I think that buying new is good for businesses and for people who can’t or won’t maintain their vehicles and need that shiny new reliability.
I don’t think that homestead vehicles need to be new. In fact, it’s great if they have little or no computers in them. The homestead vehicle should be easy to maintain, able to travel the local geography in all weather and do all the jobs required. A new rig can do these things, but a used rig can as well, for a lot less.
Some of my bias is going to show, because I love junkers. I feel that a vehicle that costs $1,000 can be renovated for another $2,000 and will often last for years. I use this excuse to buy and sell cars and pickups.
I’d like to go over what I have now and what its purpose is.
First is the 1999 F150. It’s got four doors, a long bed and a lumber rack.
You can see one problem I have with the F150 in the pic above. The springs in the back aren’t stiff enough. I’ve purchased overload springs but haven’t installed them yet.
The second problem is that it’s a two wheel drive pickup. Just this morning, I was fish-tailing around in a snow storm. This gets old. I’ve had to put on chains to get to the homestead while four wheel drive rigs blow by me. I hate putting on chains.
In case you’re wondering about the car in the pic, it’s a ’68 Valiant that was purchased by one of my kids. She bought it using money from working on the homestead last summer. Since it’s hers, I’m not including it in my list.
The Farmall C. I know I’ve already posted about the Farmall, but this is a list of my vehicles…
There are good things and bad about this tractor. The price was great and it’s has been a good adventure with friends.
The ATV. I have an ’08 Arctic Cat TRV 650. I’m going to do a separate post about ATVs…
Obviously it’s not all work with the ‘Cat! I can’t wait for spring!
The Scout. I bought a Scout II last year. I’ve always wanted a Scout. My excuse was the four wheel drive…
I’ve put a winch on the front bumper since this pic was taken. I’ve put about 200 miles on the Scout in the city and in the country. The engine is developing a serious knock. I paid less than $1k, I’ve given myself a budget to get it running better than ever. The budget includes the next rig.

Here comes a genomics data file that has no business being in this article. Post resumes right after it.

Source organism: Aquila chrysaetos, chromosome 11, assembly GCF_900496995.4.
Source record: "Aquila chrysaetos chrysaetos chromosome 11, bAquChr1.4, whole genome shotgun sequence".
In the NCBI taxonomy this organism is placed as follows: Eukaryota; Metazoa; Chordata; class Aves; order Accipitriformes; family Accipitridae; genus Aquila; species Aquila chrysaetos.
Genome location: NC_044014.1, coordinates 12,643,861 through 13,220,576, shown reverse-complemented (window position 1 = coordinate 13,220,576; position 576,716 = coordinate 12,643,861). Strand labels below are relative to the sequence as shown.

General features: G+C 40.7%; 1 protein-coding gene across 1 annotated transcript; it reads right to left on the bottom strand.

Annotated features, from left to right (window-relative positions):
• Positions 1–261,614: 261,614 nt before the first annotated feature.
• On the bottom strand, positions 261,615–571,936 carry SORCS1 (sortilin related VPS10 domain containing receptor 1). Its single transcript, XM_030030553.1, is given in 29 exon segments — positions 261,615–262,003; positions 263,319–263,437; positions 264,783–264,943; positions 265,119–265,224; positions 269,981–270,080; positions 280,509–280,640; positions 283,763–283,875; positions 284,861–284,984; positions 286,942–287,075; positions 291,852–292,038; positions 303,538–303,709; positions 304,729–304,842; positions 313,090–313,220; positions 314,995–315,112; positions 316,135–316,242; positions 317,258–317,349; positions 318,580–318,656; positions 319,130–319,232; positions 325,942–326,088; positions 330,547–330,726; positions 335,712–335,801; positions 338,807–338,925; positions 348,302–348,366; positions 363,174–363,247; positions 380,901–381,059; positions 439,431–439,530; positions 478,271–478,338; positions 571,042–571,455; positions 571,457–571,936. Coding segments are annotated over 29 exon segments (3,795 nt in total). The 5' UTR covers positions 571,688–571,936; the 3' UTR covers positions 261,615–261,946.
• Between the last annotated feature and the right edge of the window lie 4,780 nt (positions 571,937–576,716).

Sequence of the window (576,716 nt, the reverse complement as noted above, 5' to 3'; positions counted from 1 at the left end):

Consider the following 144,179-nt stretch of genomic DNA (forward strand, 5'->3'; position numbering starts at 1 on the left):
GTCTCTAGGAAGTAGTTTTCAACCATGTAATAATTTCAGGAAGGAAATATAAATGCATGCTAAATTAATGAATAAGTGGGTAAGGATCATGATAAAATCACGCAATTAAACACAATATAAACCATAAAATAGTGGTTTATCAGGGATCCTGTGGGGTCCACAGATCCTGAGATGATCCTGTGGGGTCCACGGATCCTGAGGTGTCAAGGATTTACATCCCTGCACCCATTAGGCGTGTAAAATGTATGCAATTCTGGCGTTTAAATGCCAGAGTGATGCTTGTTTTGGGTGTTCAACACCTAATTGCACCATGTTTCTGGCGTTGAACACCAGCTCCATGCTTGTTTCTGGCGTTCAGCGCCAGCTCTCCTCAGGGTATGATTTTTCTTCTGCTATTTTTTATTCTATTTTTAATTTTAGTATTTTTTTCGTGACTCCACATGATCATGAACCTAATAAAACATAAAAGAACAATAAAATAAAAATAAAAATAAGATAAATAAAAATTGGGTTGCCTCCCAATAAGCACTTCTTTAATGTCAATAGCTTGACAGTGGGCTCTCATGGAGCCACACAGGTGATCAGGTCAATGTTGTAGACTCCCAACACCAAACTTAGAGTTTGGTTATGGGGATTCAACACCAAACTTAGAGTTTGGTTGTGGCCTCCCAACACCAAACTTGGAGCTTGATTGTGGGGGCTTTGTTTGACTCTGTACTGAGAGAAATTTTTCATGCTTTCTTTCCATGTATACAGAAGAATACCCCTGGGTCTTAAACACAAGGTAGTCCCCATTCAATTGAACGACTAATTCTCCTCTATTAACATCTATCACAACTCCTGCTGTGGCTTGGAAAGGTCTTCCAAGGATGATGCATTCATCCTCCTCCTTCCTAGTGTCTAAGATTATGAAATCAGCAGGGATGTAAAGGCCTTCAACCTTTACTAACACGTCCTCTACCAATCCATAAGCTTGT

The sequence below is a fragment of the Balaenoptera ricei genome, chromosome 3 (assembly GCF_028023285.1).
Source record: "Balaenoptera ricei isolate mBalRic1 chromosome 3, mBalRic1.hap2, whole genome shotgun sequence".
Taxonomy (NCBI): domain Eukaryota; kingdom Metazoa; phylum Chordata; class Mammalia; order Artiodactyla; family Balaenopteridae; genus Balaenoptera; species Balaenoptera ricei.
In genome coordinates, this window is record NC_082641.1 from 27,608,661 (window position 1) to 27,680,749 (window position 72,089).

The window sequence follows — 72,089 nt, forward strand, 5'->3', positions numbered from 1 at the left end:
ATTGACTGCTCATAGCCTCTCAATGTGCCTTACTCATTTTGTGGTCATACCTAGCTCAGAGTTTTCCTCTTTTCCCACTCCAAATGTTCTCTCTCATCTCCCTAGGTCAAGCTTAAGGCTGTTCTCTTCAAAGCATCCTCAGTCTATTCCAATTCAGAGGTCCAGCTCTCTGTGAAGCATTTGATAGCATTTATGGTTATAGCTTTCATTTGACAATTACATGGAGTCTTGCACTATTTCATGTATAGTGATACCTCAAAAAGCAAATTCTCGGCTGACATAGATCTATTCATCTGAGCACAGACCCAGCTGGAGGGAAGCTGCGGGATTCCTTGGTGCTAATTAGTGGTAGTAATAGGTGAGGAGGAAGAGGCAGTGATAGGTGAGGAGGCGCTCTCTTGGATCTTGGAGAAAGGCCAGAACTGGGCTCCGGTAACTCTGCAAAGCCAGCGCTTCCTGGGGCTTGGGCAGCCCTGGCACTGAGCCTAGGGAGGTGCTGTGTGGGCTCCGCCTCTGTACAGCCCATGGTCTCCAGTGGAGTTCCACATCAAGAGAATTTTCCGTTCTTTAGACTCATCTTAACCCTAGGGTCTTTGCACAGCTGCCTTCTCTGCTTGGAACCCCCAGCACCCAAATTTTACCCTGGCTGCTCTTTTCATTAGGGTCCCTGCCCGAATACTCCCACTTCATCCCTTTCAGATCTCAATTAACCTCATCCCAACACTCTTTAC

’78 K5 Blazer
I purchased the blazer for $1k. It’s a donor vehicle. I’m planning on pulling the body off, shortening the frame and sticking the scout body on it. I’m going to get a lot of hate from Scout lovers and Blazer lovers alike. The blazer has a good bit of body damage on the other side. The heat and speedo don’t work. The seat are trashed there’s no back seat. The wrong kind of headers were put on, so the drive-shaft for front wheel drive was unhooked. The good news is that the carb and intake have been upgraded. I’ve put about 700 miles on the blazer and it continues to run well.
The drilling rig. I bought an old Dodge PowerWagon.
Its purpose is to be a platform for drilling water wells. It doesn’t have brakes and a lot of other things. It drove onto the trailer and drove off. I’ve begun the rewiring process. I paid $300 for it. I could get my money back by recycling it. I don’t want to do that–I think the rig will be very useful.
The toy. I’m a contractor, so I do a lot of traveling. I drive when I can. I get reimbursed for mileage, which means I can use that money to pay for my car addiction. I wanted a car that would be economical and would be fun enough to keep me awake. I ended up with an ’05 Miata. What a car! I can’t say enough good things about it. The only downside is winter driving. It’s rear wheel drive and that makes it squirrelly on slick surfaces. It doesn’t weigh much either, so traction can be an issue. This is the only vehicle I have that is financed. I bought it last year.
I think that this pic was taken in September. The elevation was high and the result was frost in the morning.
My wife has a car and a project pickup of her own as well.